At this point, a person reading this may be tempted to think that it is all doom and gloom and there is no salvation in sight. I however believe that with a globally coordinated and proactive response to these issues, we can stay on top of it all and control the outcomes. I thus propose below a set of recommendations and action steps relating to each of the simulated evolutionary phases that can be taken to ensure we can harness the good and stave of the bad:
- Designate technology free zones
- Dedicate more time to human centered interaction
One major way to deal with the obsession and addiction to digital devices is to create technology free safe spaces where individuals can play, live and work. Close to this, people should emphasize and dedicate more time to connecting and interacting with “real” humans, especially for children and young adults.
Games and fun activities can be created for people to participate in; this would help to not only generate fun but to also challenge people’s minds, thus providing constructive alternatives to mindless digital surfing.
- Local communities and townships
Increased regulatory oversight by governments on AI and human-machine integration technologies
According to Mahesh Ramachandran, a partner at Pontaq, “Innovation always precedes regulation”. However, if we are to stay ahead of the curve and avoid the negative effects of the man-machine synergy, we need governments and their agencies to pay more attention to regulating such technologies.
Governments and multilateral organizations should dedicate more time, and resources to overseeing technologies such as implants in order to ensure that potential applications that may be harmful can be prevented.
- National Governments and Agencies
- Multilateral organizations (e.g. UN)
- Increases regulation and oversight
- Inserting a “kill-switch” within certain devices
Even though government oversight may be effective in this phase, the one bold move that can be implemented is to insert a backdoor or kill switch within certain technologies and devices that gives humanity an opportunity to disable them in the event that they spiral out of control.
- National Governments
- Private technology companies
I would agree with many people, especially those who advocate for smaller governments that regulation can create some inefficiency in resource allocation and functioning of markets. However, ensuring the continued survival and thriving of humanity requires radical and unorthodox action; in addition, if we believe that technology was made for man, and not man for technology, this course of action is then worth considering.
Implementing this framework of recommendations will give us an opportunity to enjoy the current and future benefits accruing from technological advancement. We would be able to create a future where there is harmonious coexistence between man and technology and man even harnesses it for the general good and advancement of our shared experience. It would also ensure that alongside this, humanity does not become subject to our creation and invariably lose our freedom to express and explore our beings and our most basic freedoms to choose and express will devoid of any external encumbrance.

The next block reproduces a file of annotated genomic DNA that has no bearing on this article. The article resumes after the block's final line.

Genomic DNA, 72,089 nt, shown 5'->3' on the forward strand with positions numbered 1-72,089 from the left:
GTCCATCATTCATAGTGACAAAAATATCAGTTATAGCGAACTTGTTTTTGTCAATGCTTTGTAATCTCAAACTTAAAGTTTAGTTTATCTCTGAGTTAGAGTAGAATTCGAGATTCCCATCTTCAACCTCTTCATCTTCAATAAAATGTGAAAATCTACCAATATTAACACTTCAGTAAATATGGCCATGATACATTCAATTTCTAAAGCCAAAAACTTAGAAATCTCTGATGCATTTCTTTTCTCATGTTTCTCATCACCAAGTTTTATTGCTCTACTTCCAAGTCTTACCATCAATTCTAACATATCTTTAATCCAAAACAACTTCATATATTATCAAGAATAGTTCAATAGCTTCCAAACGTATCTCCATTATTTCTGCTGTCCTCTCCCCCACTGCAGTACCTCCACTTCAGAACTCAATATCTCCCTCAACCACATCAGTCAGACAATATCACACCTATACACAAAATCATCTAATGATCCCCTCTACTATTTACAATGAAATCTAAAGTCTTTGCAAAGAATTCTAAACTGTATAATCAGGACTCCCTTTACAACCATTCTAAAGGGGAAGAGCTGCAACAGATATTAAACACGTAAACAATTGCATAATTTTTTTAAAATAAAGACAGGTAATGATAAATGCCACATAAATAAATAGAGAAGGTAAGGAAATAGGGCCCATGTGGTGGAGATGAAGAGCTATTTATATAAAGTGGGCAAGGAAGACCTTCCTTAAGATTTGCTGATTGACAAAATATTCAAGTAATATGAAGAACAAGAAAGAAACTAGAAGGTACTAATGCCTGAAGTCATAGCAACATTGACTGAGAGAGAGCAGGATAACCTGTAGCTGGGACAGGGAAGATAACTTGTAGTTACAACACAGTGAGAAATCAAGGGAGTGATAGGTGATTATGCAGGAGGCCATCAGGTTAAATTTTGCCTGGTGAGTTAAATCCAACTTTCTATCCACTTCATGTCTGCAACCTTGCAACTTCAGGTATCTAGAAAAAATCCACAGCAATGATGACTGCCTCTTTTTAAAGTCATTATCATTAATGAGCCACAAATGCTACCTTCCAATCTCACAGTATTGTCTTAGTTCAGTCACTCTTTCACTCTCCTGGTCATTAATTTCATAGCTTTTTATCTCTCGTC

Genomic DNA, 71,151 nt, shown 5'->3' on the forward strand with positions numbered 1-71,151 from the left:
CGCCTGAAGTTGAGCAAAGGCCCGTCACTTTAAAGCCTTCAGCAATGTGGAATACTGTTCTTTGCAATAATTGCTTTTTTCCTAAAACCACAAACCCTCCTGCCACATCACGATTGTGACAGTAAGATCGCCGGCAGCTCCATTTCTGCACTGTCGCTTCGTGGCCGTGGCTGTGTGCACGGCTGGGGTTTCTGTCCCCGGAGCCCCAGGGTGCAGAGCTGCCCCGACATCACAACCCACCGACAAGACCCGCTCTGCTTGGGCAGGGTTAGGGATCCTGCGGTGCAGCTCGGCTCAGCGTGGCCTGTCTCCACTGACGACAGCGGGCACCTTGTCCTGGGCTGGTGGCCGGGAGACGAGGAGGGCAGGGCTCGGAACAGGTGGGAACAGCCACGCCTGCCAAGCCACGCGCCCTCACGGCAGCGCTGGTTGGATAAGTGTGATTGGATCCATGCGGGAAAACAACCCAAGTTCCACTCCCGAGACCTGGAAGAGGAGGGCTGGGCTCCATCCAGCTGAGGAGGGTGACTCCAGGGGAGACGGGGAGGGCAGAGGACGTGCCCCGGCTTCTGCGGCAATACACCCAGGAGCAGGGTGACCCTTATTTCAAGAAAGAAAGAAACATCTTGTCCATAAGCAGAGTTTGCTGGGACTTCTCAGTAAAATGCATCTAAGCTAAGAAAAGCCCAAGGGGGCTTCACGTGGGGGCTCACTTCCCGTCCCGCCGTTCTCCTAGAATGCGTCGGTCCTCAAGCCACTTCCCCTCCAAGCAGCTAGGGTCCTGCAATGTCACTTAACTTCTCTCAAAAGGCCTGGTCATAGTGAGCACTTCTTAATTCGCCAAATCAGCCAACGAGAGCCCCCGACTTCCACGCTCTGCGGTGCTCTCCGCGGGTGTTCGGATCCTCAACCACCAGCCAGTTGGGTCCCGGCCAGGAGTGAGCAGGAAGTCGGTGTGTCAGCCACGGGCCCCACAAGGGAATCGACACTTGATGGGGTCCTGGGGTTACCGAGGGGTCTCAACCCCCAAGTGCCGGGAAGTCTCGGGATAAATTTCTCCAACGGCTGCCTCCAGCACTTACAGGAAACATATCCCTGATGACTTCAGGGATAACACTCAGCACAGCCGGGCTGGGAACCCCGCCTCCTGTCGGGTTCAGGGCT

- Calonico, Scott. “Is Technology Making Us Less Human? – Kumulos.” Kumulos, August 7, 2013. https://www.kumulos.com/2013/08/07/is-technology-making-us-less-human/.
- Dowd, Maureen. “Elon Musk’s Billion-Dollar Crusade to Stop the A.I. Apocalypse.” The Hive. Vanity Fair, March 26, 2017. https://www.vanityfair.com/news/2017/03/elon-musk-billion-dollar-crusade-to-stop-ai-space-x.
- https://www.the-philosophy.com/author/thephilo. “Freedom in Philosophy: Quotes, Concepts, Authors.” Philosophy & Philosophers, May 27, 2019. https://www.the-philosophy.com/freedom-in-philosophy.
- Manyika, James, and Charles Roxburgh. “The Great Transformer: The Impact of the Internet on Economic Growth and Prosperity.” Mckinsey Global Institute, 2011. https://www.mckinsey.com/~/media/McKinsey/Industries/Technology%20Media%20and%20Telecommunications/High%20Tech/Our%20Insights/The%20great%20transformer/MGI_Impact_of_Internet_on_economic_growth.ashx.
- Thrive Global. “Disconnection in a Connected World – Thrive Global.” Thriveglobal.com, October 22, 2018. https://thriveglobal.com/stories/disconnection-in-a-connected-world-2/.
- tkm5196. “Is Technology Really Making Us Less Social? | SiOWfa15: Science in Our World: Certainty and Controversy.” Psu.edu, September 16, 2015. https://sites.psu.edu/siowfa15/2015/09/16/is-technology-really-making-us-less-social/.
- University of Melbourne. “How Does Technology Affect Our Brains? | VOICE.” Archive-it.org, June 13, 2015. http://wayback.archive-it.org/org-197/20160102020402/http://voice.unimelb.edu.au/volume-11/number-6/how-does-technology-affect-our-brains.
- Venkatraman, Hemamalini. “Innovation Precedes Regulation: Pontaq Partner.” dtNext.in, October 21, 2019. https://www.dtnext.in/News/TopNews/2019/10/21015944/1193176/Innovation-precedes-regulation-Pontaq-Partner.vpf.